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Review: ‘Circus 1903’ Delights While Transporting To Another Time

By Mercedes Vizcaino, Contributing Writer, April 7, 2017

Ladies and Gentlemen! Step right up to the unusual, yet thrilling Circus 1903 – The Golden Age of Circus. This turn-of-the-century attraction brings to the stage death-defying acts and skilled artisans performing their astonishing craft. After scanning the globe and auditioning over 1,200 performers, the producers have brought together the crème de la crème of circus acts and created Circus 1903 — The Golden Age of Circus.

In traditional circus format, the animated ringmaster introduces acts to the stage. The Cycling Cyclone, a wizard of the wheel on a bicycle. He glides atop a bicycle without ever losing his balance – a true magician on wheels. Throughout the first half of the show, audiences are treated to a phenomenal acrobatic duo from Montreal, Canada (Les Incredibles) testing their trust and mental force high above the stage – and at times with blindfolds. The Great Gaston, a juggler who can manipulate 3 – 20 objects in mid-air simultaneously. Then there’s Lucky Moon. She combines ballet-like movements on a circular steel apparatus resembling a hula-hoop, suspended from the ceiling, and spins, twirls and swings beautifully across the theatre sky. The Elastic Dislocationist; is an oddly enchanting performer that contorts her body into remarkable poses and extraordinary positions with ease, all without possessing double joints.

Lucky Lady in 'Circus 1903;' photo: Mark Turner.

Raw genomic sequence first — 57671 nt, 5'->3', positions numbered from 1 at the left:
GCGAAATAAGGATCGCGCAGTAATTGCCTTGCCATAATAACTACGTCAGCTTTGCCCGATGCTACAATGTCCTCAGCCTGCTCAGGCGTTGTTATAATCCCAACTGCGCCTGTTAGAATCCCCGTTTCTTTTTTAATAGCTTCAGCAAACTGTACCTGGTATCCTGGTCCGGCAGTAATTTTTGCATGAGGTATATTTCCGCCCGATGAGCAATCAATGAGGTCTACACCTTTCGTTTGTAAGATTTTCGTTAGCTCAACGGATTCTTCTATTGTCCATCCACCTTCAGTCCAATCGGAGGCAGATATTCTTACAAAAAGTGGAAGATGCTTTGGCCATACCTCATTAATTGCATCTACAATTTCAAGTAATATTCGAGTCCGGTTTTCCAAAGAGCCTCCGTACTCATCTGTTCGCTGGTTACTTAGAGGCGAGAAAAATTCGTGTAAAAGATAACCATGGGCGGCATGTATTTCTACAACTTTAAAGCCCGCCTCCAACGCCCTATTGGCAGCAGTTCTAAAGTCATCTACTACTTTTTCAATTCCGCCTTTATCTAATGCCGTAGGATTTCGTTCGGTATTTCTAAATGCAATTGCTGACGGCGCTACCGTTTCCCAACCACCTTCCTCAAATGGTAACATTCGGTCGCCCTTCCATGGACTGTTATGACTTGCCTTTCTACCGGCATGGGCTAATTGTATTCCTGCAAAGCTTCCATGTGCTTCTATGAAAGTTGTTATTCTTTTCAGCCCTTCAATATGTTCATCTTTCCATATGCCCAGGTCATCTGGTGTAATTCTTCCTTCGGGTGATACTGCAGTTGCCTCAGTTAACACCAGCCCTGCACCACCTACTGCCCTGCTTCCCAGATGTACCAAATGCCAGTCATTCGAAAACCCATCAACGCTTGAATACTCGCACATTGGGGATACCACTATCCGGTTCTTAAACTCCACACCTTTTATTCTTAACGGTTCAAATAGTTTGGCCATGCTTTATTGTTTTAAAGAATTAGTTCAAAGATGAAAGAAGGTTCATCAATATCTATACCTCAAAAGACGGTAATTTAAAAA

Lucky Lady in ‘Circus 1903;’ photo: Mark Turner.

The scene-stealers of the circus are the African mother and baby puppets created by the award-winning team of puppeteers and model makers, Significant Object, who created the National Theatre’s War Horse. With sprinkled appearances throughout the show, the mother elephant teaches her baby how to perform on stage. The artistry behind the movements of these puppets are surreal, their animal-like gestures will leave you stunned. The absence of real-life wild animals is refreshing. To date, 17 countries have banned the use of wild animals in traveling circus and live performances; the U.S. Senate has recently introduced a bill to follow suit.

An 'elephant' in 'Circus: 1903;' photo: Mark Turner.

An ‘elephant’ in ‘Circus 1903;’ photo: Mark Turner.

Lastly, Los Lopez’s, hailing from Mexico will fill you with delicious anxiety, because as they perform their series of acts – with an array of props on a high-wire, there’s a strong probability they could plummet to their death at any moment, but of course they don’t!

Circus 1903; photo: Mark Turner.

Los Lopez in ‘Circus 1903;’ photo: Mark Turner.

Circus 1903 has something for everyone. These talented daredevils will leave the whole family clamoring for more. And, the timeless production design conjures up a sense of nostalgia reminiscent of one’s childhood, or at least what we wished it might have been like. Don’t miss out on this spectacular event. The show runs through April 16, 2017; for more information and to purchase tickets click here.


Circus: 1903 presented at the Theater at Madison Square Garden. Creative and executive producer: Simon Painter; executive producers: Tim Lawson, Andrew Spencer; creative producer and director: Neil Dorward; composer and musical director: Evan Jolly; associate director: Richard Peakman; puppetry director and puppet co-designer: Mervyn Miller; puppet co-designer: Tracy Waller; technical director/production: David Simpson; technical director/rigging and scenic: Vincent Schonbrodt; costume designer: Angela Aaron; lighting designer: Paul Smith; scenic designer: Todd Edward Ivins; orchestral recordings by The City of Prague Philharmonic Orchestra; Branding Conception and Art Direction: Nice Studios.

Performers: Ringmaster: David Williamson; The Cycling Cyclone; Les Incredibles; The Great Gaston – Juggler Extraordinaire; Francois Borie; Lucky Moon; Elena Gatilova, Hermanos Rossi; Los Lopez; The Sensational Sozonov; Duo Flash; The Flying Fins; The Elastic Dislocationist; African Elephants/Creators: Significant Object.


Cover: Circus 1903; photo: Mark Turner.


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